Before Murkowski, the last person to win a seat in the U.S. Senate with write-in votes was Strom Thurmond in 1954. The Democratic incumbent unexpectedly died shortly before the General Election that year in South Carolina. A committee of party officials decided not to hold a special primary and instead just picked a new candidate to run. Following public outrage at that decision, 51-year-old former S.C. governor Strom Thurmond announced his intention to run as a write-in candidate as an Independent who would caucus with the Democrats. Thurmond, who later switched to the Republican Party, served 48 years in the U.S. Senate through 2003.
Washington has also seen some write-in winners in its history.
Republican Linda Smith was elected to Congress in 1994 as a write-in candidate from Washington’s 3rd Congressional District when she defeated Jolene Unsoeld and went on to serve two terms in Congress representing southwest Washington. Smith entered the primary after another Republican dropped out of the race in August. The former state lawmaker – and former Democrat – was part of a “red wave” that swept into the other Washington in the middle of President Bill Clinton’s first term.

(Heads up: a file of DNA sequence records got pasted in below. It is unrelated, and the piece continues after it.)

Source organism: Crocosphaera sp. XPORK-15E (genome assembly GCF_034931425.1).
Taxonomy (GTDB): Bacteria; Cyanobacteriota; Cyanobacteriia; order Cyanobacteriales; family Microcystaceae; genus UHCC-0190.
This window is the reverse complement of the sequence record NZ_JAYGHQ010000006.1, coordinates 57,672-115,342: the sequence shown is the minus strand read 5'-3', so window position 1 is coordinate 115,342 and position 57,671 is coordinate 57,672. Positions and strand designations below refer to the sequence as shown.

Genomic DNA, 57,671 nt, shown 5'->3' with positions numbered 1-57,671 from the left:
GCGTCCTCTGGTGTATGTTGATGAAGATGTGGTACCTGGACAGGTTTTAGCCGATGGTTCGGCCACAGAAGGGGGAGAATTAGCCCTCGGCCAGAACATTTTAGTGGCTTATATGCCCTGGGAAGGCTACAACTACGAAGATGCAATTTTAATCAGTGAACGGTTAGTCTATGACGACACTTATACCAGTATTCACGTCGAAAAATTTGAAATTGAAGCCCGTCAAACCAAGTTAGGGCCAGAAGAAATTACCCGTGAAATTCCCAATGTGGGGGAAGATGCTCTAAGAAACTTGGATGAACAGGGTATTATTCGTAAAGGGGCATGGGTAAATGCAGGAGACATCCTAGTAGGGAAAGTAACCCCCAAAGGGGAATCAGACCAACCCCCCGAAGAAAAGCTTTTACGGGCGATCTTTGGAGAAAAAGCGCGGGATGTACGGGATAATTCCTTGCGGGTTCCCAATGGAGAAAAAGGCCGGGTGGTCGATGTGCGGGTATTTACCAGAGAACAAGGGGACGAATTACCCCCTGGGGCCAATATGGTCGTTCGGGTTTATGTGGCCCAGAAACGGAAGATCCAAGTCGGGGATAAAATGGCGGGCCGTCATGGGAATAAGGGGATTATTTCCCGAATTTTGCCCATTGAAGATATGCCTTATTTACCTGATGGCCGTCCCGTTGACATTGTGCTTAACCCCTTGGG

New Washington state rules about write-ins allow candidates to fill out a form and officially join a race until 8 p.m. on Election Day. Write-ins who file more than 18 days before the election don’t have to pay a filing fee like regular candidates do.
An interesting note from this new section of state law: People don’t have to spell your name correctly when they hand-write their vote. That’s because Washington is what is called a voter-intent state, according to state law ,which says “the canvassing board shall exercise all reasonable efforts to determine the voter's intent.” One more interesting note about Washington state law: Candidates may not file as a write-in in the general election for a race they lost in the primary. This is called the “sore loser” law.